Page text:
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With the vacuum sealers that have hit the market, they're have been a lot of toys added onto the products. One such device is used for marinating meat. It just looks like a tupperware bin with a nozzle on the lid, and you use a hose to vacuum all the air out. The claim is that this will pull the fibers of the meat apart allowing you to marinade in half the time.

My question is, does this really work or is it just marketing hype? If it does work, is this a better way of marinating?

  • I have a vacuum sealer that has a marinade setting that sucks the air out of a container and then lets it back in several times over 10 minutes. I think it's the pressure changes, rather than time spent in vacuum, than cause the marinade to penetrate the meat. I don't have the marinading container that goes with the sealer, so I can't try it out myself. The effect wouldn't be the same using a bag. – mrog May 15 '18 at 16:22

12 Answers 12

7

This works by increasing the porousness of the meat inside the bag. When a vacuum is created, there is a natural tendency for matter to occupy that space. It does this by increasing the amount of space between particles, otherwise known as density. This increases the size of the microscopic holes in the meat, and thus effectively increases the surface area in which the marinade can contact the meat. More surface area means by marinade sticks to your food.

If you'd like to see the effects of vacuum pressure on foods greatly exagerrated, put a marshmallow in a vacuum seal bag and see what happens. :-)

  • I like this explanation even better. It would be like suddenly opening a second door to a crowded club, and letting the people flow in. – Ocaasi Jul 27 '10 at 18:08
  • While you are correct in the physics aspect, if you think about it you are maybe opening up an additional 1 mm of pore space on the surface of the meat. Not much improvement that your taste buds would notice. – user21259 Nov 13 '13 at 2:14
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    @Mark Meat doesn't have "pores", this is a wild speculation by Leibnitz which has been well refuted in the following centuries. Also, do you have any evidence how much space gets opened, and how large the effect is on taste? (I'm voting neither up nor down, because your explanation is possibly true, I just would like to see evidence before I believe it). – rumtscho Nov 13 '13 at 11:34
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It works. It's just physics. Vacuuming out air creates lower pressure inside the container. Lower pressure acts like suction, and the liquid 'rushes' into the meat much faster than during normal osmosis (marinating).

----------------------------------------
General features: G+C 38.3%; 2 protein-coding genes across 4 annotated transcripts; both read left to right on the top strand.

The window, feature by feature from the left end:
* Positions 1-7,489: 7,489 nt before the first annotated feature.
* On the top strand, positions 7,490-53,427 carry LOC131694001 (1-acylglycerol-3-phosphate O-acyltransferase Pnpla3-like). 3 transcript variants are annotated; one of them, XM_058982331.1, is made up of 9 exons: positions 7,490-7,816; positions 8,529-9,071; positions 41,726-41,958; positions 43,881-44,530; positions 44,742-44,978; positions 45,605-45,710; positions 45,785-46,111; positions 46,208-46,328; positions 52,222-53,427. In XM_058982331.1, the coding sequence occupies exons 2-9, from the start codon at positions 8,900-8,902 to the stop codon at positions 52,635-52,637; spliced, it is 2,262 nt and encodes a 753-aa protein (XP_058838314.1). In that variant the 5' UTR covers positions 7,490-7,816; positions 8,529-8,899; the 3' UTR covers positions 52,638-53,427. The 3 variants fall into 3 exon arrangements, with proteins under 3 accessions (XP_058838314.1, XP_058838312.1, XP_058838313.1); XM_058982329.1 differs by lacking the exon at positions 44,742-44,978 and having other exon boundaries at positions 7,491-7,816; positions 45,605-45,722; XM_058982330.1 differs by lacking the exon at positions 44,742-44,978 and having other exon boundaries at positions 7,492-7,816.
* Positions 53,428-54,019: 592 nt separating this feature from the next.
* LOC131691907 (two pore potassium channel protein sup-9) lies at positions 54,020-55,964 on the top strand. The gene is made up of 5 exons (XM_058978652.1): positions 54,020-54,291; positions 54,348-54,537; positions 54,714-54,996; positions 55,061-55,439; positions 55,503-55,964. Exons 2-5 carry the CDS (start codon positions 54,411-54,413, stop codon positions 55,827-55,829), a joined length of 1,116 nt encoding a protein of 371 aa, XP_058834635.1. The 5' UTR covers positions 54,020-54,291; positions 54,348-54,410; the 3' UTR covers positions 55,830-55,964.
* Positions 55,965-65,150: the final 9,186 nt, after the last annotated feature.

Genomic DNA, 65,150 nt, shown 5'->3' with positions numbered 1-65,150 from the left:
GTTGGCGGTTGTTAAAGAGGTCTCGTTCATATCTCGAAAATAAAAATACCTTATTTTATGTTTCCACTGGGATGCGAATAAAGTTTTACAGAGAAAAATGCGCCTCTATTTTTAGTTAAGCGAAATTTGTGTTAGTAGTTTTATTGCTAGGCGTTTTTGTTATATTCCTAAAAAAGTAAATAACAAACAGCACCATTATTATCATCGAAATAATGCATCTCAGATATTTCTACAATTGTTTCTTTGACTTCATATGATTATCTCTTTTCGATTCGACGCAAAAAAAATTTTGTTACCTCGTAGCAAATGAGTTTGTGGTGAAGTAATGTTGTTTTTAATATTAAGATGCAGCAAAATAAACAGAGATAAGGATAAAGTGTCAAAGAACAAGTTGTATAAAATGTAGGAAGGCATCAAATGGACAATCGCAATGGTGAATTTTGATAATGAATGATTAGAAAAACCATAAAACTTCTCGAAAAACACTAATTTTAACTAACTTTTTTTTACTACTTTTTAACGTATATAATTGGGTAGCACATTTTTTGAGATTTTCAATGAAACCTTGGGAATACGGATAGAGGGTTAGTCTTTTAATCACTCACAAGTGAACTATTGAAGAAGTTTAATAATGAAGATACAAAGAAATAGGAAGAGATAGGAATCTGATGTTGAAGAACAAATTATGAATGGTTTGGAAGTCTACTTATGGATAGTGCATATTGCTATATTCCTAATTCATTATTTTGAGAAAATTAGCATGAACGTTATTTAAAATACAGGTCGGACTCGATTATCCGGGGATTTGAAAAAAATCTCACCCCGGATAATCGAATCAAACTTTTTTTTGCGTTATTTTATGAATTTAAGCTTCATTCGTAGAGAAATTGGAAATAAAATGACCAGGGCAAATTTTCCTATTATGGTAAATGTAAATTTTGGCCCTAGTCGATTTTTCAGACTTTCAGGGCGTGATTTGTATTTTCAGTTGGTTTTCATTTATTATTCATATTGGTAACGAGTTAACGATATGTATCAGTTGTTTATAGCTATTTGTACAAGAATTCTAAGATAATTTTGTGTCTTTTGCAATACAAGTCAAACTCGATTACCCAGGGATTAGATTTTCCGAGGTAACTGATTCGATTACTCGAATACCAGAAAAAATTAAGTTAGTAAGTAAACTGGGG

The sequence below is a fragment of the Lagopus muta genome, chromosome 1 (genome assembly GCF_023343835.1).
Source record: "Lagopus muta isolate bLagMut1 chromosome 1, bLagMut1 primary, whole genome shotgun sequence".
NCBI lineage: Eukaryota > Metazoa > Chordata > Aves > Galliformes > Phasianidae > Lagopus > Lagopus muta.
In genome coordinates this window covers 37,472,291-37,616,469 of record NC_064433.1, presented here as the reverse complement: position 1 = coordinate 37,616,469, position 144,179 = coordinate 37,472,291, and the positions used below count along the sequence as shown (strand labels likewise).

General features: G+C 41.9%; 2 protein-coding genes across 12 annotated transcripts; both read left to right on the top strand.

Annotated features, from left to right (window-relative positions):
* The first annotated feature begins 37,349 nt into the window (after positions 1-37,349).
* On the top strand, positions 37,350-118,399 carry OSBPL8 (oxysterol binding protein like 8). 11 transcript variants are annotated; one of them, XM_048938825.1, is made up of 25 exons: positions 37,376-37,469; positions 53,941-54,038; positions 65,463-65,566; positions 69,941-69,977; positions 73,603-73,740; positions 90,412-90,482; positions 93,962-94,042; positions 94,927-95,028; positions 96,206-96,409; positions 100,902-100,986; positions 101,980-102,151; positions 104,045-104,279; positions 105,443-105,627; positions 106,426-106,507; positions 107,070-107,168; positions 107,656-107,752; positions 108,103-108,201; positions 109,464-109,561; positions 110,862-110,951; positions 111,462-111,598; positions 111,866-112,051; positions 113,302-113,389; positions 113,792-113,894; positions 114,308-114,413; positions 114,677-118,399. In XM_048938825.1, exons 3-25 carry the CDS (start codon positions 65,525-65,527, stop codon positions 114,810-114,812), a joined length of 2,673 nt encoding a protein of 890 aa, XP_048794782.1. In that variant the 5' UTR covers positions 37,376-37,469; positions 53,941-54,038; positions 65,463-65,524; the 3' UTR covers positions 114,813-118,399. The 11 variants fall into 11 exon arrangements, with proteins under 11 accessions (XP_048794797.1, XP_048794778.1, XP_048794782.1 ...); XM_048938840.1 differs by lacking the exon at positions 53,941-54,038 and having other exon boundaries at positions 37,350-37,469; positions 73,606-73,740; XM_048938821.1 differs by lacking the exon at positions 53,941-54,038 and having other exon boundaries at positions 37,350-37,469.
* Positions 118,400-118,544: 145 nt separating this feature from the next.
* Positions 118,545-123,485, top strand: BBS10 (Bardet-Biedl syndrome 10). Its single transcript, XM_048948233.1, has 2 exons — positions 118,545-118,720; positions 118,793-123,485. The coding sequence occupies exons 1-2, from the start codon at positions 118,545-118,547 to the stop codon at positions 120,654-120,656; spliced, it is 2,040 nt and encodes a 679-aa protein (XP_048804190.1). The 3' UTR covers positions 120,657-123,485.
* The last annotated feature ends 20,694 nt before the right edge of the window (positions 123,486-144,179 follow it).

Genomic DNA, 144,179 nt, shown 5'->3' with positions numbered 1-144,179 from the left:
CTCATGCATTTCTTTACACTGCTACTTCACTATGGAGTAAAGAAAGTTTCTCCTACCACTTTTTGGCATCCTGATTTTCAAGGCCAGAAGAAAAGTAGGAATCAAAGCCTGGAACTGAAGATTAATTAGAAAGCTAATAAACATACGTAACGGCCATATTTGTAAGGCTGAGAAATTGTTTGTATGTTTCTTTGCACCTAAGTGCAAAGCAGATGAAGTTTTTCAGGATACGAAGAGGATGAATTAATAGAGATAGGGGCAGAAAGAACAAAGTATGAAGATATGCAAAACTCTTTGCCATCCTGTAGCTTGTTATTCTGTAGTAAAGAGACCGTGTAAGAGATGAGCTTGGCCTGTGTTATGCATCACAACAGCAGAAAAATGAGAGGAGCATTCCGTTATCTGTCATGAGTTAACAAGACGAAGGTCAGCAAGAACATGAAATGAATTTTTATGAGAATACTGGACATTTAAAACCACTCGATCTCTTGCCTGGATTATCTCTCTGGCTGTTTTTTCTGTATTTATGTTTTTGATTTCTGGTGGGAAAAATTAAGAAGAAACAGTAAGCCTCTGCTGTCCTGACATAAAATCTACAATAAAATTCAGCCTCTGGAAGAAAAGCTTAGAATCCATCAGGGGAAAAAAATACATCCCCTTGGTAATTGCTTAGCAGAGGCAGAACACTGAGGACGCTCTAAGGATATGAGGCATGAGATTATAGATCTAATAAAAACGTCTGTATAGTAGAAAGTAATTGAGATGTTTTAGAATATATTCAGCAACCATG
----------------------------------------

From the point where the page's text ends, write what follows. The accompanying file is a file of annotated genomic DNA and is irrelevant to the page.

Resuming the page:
It's the difference between letting guests linger on your porch and come in as they please, or grabbing each one by the arm and yanking them inside as they arrive.

4

I don't think there is any physical principle that forces marinade into a meat under a vacuum by itself. Putting it under pressure, not vacuum, could have this effect. The vacuum removes air and some liquid from the meat. THEN, when you release the vacuum, the marinade liquid can flow by surface tension into the meat. Repeat the cycle several times and you have a well marinated item. It is the cycle of vacuum/pressure that infuses the food.

3

I have a small bucket of beef jerky in a Best Value Vac's system sitting at 25.5 Hg on the dial for several minutes. I allow air slowly back into the chamber and watch the marinade level slowly lower 1/4 to 3/8 inches as the chamber gets back to normal air pressure. I can surmise from this observation that the meat expands under the vacuum and contracts back when air pressure is returned. I have read that this is when the marinade infuses the meat. I also did this proceedure about three times after stiring up the meat and reapplying a strong vacuum. I didn't have time to dehydrate the jerky as it was about 11pm so I placed the 10#s of jerky inside of two one gallon zip lock bags overnight (air removed and zipped) in the frige. I expect my jerky to be awesome after dehydrating it for about 4 hours in my Excaliber digital dehydrator. Basically a combination of vacuum and timing in the frig over night. POINT IS: I saw expansion and contraction. I am also going to measure the liquid left when I take the strips and put them on the dehydrator trays. I started with about 2 cups of marinade but expect about maybe 1/4th remains after about 10# of meat is coated and absorbs the marinade.

3

Vacuum is quite commonly used in the industry to expel air. When you apply vacuum what you are actually doing is reducing the atmospheric pressure on liquid and soft porous material. A liquid will actually boil; meat will expand. It is like sending them in outer space. This expansion will create empty spaces down to molecular level. When vacuum is slowly released those empty spaces will suck mostly the liquid marinate because air is practically no longer present.

2

I tried to read a lot about the vacuum marination and was a bit surprised that there are so many different theories out there. One thing that really surprised me is that people talk about marinating in vacuum BAGS. If you use bags the main effect is to get the air out. After sealing the bag there is no pressure difference inside and outside the bag, the content of the bag has absolutely no idea if it is in a zip lock bag or vacuum sealed one. So unless the effect is dependent on a process during pumping down, this cannot work. Given that you normally struggle to "really" pump down marinaded goods in bags I am almost certain that this wont work.

So to get a vacuum, we need a box which stops the surrounding air to press on the goods. So will that work. This article suggests that is it not working even in boxes

http://genuineideas.com/ArticlesIndex/pressuremarinade.html

I will start playing with it, but sadly so far this is the most compelling set arguments I found: The meat does not grow as a marshmallow and also does not start leaking out juices during pump down or when you squeeze it. So why would it suck marinade in during pump down or pump up...

  • This doesn't really qualify as an answer, but it raises an interesting point about bags. And I suspect it's true that a rigid container would work a lot better than a bag. – mrog May 15 '18 at 16:18
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    I tried to answer the question "My question is, does this really work or is it just marketing hype?" . My approach is "if you are using bags then most likely not". Actually, the more I think about it the more sure I am that it is physically impossible to vacuum marinate in bags. I am happy to rephrase or elaborate longer if you think it adds value. – Coolkau May 15 '18 at 18:42